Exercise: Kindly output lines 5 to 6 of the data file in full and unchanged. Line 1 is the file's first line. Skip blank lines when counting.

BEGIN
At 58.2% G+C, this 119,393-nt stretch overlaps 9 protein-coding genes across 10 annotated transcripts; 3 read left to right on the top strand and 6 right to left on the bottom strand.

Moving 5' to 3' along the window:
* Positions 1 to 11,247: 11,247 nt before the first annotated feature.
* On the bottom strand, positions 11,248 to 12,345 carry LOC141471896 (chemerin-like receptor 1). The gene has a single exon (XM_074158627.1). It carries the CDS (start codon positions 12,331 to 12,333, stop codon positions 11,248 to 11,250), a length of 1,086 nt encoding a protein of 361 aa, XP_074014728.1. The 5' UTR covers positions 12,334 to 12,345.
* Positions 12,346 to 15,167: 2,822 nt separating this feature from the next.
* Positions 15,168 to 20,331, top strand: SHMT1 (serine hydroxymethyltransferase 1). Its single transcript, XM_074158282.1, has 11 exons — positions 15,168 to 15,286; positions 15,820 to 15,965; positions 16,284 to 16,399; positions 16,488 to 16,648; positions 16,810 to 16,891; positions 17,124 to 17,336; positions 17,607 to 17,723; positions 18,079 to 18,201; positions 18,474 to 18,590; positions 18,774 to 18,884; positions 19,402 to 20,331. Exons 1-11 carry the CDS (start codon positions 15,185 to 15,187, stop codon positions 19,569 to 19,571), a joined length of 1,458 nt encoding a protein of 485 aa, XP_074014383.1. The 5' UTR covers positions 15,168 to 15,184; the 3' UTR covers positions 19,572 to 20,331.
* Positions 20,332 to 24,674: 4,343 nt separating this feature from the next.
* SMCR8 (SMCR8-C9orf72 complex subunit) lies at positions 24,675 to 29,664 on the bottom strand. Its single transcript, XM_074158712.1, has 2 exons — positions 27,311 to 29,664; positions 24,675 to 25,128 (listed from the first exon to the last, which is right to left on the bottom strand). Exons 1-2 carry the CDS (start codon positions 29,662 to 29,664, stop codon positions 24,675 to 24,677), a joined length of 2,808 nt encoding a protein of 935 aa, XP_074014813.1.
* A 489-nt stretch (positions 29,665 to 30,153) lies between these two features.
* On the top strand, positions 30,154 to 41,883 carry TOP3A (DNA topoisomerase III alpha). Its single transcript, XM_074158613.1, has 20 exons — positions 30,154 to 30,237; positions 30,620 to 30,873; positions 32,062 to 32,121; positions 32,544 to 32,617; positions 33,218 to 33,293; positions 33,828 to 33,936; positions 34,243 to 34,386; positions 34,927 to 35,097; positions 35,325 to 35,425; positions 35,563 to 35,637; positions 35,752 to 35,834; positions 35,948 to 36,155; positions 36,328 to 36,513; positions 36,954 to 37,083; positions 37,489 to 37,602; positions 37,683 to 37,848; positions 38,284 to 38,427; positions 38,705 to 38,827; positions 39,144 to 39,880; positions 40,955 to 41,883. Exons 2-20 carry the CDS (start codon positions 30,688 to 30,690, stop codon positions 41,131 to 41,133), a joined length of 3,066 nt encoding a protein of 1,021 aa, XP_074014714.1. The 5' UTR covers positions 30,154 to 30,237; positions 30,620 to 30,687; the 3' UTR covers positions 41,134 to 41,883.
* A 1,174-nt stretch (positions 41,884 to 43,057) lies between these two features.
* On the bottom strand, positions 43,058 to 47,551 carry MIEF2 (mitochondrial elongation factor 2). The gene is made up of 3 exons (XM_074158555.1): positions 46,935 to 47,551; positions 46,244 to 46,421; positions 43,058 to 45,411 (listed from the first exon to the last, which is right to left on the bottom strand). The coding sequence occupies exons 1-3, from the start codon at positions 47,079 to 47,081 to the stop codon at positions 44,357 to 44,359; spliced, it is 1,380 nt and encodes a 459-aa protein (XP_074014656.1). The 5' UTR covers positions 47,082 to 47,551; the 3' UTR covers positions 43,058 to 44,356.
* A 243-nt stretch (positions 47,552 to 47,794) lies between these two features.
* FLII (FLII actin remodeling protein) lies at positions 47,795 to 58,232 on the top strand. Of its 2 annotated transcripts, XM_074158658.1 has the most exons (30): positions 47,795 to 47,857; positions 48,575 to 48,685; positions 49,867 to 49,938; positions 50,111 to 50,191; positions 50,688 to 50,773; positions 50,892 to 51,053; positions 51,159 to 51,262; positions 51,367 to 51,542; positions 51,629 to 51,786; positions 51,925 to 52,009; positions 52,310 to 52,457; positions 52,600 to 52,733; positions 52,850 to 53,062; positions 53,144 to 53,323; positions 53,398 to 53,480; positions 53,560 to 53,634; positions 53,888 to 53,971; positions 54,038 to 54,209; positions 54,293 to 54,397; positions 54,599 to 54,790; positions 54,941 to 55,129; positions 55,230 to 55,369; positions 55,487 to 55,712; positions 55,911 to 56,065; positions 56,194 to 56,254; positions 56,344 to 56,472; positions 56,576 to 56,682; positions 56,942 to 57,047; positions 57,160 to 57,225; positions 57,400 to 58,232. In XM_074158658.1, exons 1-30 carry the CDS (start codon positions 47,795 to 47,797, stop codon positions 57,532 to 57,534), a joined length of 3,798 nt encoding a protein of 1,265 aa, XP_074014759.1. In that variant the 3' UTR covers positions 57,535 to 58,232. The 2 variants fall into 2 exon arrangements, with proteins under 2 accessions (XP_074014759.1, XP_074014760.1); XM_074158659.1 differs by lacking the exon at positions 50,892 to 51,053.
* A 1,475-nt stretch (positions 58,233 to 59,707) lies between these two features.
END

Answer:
* Positions 12,346 to 15,167: 2,822 nt separating this feature from the next.
* Positions 15,168 to 20,331, top strand: SHMT1 (serine hydroxymethyltransferase 1). Its single transcript, XM_074158282.1, has 11 exons — positions 15,168 to 15,286; positions 15,820 to 15,965; positions 16,284 to 16,399; positions 16,488 to 16,648; positions 16,810 to 16,891; positions 17,124 to 17,336; positions 17,607 to 17,723; positions 18,079 to 18,201; positions 18,474 to 18,590; positions 18,774 to 18,884; positions 19,402 to 20,331. Exons 1-11 carry the CDS (start codon positions 15,185 to 15,187, stop codon positions 19,569 to 19,571), a joined length of 1,458 nt encoding a protein of 485 aa, XP_074014383.1. The 5' UTR covers positions 15,168 to 15,184; the 3' UTR covers positions 19,572 to 20,331.